Some autistic children like to do or play with certain things over and over. They are “fixated” on certain things. But that doesn’t mean they don’t like regular activities that your child wouldn’t like too! Adam loves trains and cars. That is his go-to and he could spend hours (and has) pushing them around the house, the doctor’s office or wherever we may be! He also loves most activities that other kids like too: playing outside, watching tv, and playing with friends.

The only thing that would be different for him are places and or things that have loud noises or too many people. For example, we have a place called, “Monkey Joe’s” here. It’s one of those places that have the big blow up slides and bouncy houses. He likes to go there occasionally, but sometimes it is too loud for him or there are too many people there and it’s too overwhelming. We just try to go at times where we know there are not a lot of kids and we don’t push him to do anything he doesn’t want to do.

6. What School Does Your Child Go To?
Many children with autism got to special schools or attend special classrooms within a school. Adam will be starting school this fall in a special needs classroom. It will be a short program that is only a few hours a day, but I know it will be good for him to be around other children and to learn some new things. They also will be doing some therapy with him.

7. What Therapy Has Made the Most Difference?
Right now that’s a hard question to answer as Adam is in speech therapy, feeding therapy, occupational therapy, and ABA therapy. He has made improvements in all of them, but if I had to pick, I think I would say occupational therapy followed closely by feeding therapy. Occupational therapy is the therapy needed to help him with all this sensory issues. Without that, it would be hard for him to make progress anywhere else.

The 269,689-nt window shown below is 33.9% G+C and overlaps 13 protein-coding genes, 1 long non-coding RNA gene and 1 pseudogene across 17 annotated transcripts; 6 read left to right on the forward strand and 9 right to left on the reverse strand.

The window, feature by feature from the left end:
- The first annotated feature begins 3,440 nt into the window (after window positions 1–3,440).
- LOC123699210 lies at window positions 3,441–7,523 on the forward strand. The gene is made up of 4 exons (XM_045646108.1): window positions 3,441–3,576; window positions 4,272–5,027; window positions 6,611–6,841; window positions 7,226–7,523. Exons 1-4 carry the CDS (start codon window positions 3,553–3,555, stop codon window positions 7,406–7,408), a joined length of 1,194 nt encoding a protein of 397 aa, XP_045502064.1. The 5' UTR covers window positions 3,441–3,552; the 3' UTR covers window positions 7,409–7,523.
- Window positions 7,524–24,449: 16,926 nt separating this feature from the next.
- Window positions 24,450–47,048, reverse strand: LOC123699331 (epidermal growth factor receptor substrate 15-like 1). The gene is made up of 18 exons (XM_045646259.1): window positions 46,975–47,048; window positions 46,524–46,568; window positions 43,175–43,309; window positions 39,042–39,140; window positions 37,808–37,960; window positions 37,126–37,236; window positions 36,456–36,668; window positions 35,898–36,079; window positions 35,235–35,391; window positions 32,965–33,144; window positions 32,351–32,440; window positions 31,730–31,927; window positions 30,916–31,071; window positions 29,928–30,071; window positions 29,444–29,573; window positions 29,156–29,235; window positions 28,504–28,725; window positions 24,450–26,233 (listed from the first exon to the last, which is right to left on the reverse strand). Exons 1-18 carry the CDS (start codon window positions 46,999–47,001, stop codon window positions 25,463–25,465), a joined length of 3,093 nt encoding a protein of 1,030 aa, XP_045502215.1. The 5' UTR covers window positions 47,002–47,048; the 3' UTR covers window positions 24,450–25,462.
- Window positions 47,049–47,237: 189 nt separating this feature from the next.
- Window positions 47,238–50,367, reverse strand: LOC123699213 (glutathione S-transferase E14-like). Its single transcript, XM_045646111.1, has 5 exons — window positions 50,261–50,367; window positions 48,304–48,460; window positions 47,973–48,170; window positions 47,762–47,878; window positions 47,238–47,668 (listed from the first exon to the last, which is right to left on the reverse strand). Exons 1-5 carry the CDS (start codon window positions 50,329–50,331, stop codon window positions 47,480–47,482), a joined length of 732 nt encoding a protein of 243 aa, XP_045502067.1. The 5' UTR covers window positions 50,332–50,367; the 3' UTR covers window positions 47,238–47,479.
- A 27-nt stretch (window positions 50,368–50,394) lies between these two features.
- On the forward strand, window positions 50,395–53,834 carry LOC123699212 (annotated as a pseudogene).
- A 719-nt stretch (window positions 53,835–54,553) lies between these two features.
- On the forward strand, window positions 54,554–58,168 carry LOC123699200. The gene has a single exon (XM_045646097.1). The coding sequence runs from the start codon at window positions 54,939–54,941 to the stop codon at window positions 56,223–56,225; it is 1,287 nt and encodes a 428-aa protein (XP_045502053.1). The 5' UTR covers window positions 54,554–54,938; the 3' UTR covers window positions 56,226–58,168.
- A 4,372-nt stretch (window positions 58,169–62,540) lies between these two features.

8. How are You Doing?
This is a good question to ask because it shows you care. Raising a child with autism can be very stressful on the parents and on a family and marriage. How am I doing? I am doing good. I have my good and my bad days. Days where I just don’t know what to do with Adam and days where I am so happy at the progress he is making. Getting counseling and being on anxiety medicine for my anxiety disorder is a major help to me. Having good friends who are there for me and are willing to listen is also a big help in my life.

9. What Can I do to Help You?
There are so many things I could say about this, but the top three I would appreciate and I think any autism parent would appreciate are these:

  • Babysitting – With as many appointments as we have, it’s always nice to have a sitter come and play with Adam so I can just clean the house, go out and run errands or go to other appointments, and go on a date night. We have a sitter who is wonderful and we have had several people offer with this so we appreciate it a lot!
  • A Meal – Again with as many appointments as we have and with how tiring that on top of parenting an autistic child can be sometimes a meal would be lovely. I know there have been times where we have just had to eat out because our days were so full of appointments that I did not have any time to cook a meal.